Presidential Statement on the IPU Assembly
Today – on 16 April 2020 – we were supposed to meet in Geneva at the opening of the regular 142nd Assembly of the Inter-Parliamentary Union. As you know, the Assembly has been postponed, as have practically all major multilateral meetings planned for this time.
The human race faces a new global threat, the biggest challenge to date of the new millennium: the COVID-19 pandemic. The number of people infected is already into seven figures, and there are tens of thousands of victims all around the world. I am absolutely sure that we all commend the heroic work of medical officers, scientists and many other essential staff who are working to protect us from the most dangerous threat to modernity, sometimes at the cost of their own lives.
The IPU, throughout its long history starting in the nineteenth century, has always stood for the principle that global challenges require global responses. That means that only through collective action and reaction can we confront threats to humanity: dangerous diseases, climate change, international terrorism and unsustainable development.
In that sense, our Organization has always seen its essential mission as bringing together the parliaments of the world, whose role is steadily growing, not only in strengthening the foundations of democracy at the national level, but also as platforms for developing joint solutions to international problems. I recall in particular that last October the IPU Assembly in Belgrade, Serbia, adopted a resolution on achieving universal health coverage by 2030. In that resolution we noted the absolute importance of building reliable primary health-care services and strengthening health systems, highlighting also the role that such systems play in ensuring global health security. As we can see, life has confirmed the relevance and practical importance of our work.
I would therefore like to emphasize that this work should not stop for a day, even given reasonable restrictive measures at the national and supranational levels. At this stage, we look forward to all the planned activities of the busy 142nd Assembly agenda at our next meeting in Rwanda in October 2020. In this regard, I believe it is important to include in the programme of that Assembly a special session on combating pandemic threats and on action taken by parliaments, best practices from countries which are most at risk of disease proliferation, and proposals to support weakened economies and health systems.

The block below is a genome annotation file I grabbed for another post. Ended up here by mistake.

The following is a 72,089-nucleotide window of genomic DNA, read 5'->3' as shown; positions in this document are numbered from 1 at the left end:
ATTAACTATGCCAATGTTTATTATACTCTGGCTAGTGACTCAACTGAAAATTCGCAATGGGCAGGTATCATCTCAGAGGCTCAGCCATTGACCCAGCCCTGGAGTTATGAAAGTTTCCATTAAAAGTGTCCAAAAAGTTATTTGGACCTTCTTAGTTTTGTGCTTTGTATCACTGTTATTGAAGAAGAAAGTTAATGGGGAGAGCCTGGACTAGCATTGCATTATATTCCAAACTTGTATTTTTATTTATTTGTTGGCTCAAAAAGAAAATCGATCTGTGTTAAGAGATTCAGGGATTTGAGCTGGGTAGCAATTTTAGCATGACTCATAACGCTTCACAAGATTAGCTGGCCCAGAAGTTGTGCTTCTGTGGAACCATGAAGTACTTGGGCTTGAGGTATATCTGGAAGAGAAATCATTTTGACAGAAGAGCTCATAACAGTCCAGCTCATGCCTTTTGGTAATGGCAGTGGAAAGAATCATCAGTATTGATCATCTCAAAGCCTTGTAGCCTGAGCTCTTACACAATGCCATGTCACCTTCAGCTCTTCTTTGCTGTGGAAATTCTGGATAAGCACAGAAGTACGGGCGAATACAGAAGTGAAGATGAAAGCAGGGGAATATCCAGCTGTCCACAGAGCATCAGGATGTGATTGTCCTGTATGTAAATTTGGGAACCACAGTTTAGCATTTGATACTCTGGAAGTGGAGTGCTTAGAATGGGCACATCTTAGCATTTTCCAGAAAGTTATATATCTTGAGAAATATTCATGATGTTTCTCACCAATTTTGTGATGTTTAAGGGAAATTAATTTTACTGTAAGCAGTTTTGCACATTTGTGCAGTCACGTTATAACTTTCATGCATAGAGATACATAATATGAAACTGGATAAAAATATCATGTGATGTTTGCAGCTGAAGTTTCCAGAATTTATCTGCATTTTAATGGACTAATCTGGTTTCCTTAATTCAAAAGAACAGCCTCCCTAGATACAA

But even before the October session, I call on my colleagues from national parliaments to relentlessly pursue our joint efforts on the most important topics on the IPU agenda. Thus, in June we will once again celebrate the most important event in our calendar – International Day of Parliamentarism – which is an important occasion for us to “compare notes” and to mobilize the resources of international parliamentary diplomacy in the search for joint responses to the challenges of our time. And later on, in August, the Speakers of the national Member Parliaments of the IPU will, we hope, still be able to join forces in order to work out additional proposals at their Fifth World Conference in Vienna, Austria.
At this time, our Assembly should have been meeting on the eve of a very important date for all humankind – the anniversary of the end of the Second World War. The victory over Nazism in the bloodiest war in the history of our civilization is the common heritage of all humankind and should continue to be a guiding star for all of us in rejecting any manifestations of intolerance, hate speech, discrimination, racism and neo-Nazism.
75 years ago, the San Francisco Conference began in April and culminated with the signing of the Charter of the United Nations, which entered into force in October 1945. Since that time, the rule of international law has successfully prevented our nations from entering into another global conflict and has contributed to the solution of many other common problems of yesterday, today and tomorrow. The IPU has always supported the activities of the United Nations, acting on many occasions as a constructive and reliable partner.
I believe that all the joint victories and successes of humankind should constitute a kind of “gold reserve” of our historical memory – the best examples of how a joint mind and will can defeat common enemies, despite differences in ideology, political systems and values.
I call on the IPU Member Parliaments to support international efforts to overcome the barriers to pooling our planet’s resources against common threats. In particular, I uphold the UN Secretary-General’s call for an immediate global ceasefire in all corners of the world, as well as for the creation of corridors for life-saving aid and, at least for the duration of the pandemic, the waiving of unilateral sanctions imposed on countries to ensure access to food, essential health supplies, and COVID-19 medical support.
Dear colleagues and friends,
I fully share the words of UN Secretary-General António Guterres: “This is the time for solidarity not exclusion”. It also means that the time has come for active parliamentary diplomacy.
We stand together. Our parliamentary solidarity is another important response to the challenges of our time. Let us stay in contact during this demanding time of necessary self-isolation. Let us support each other. This is the only way we can look with confidence to the healthy and safe tomorrow that we all want and deserve.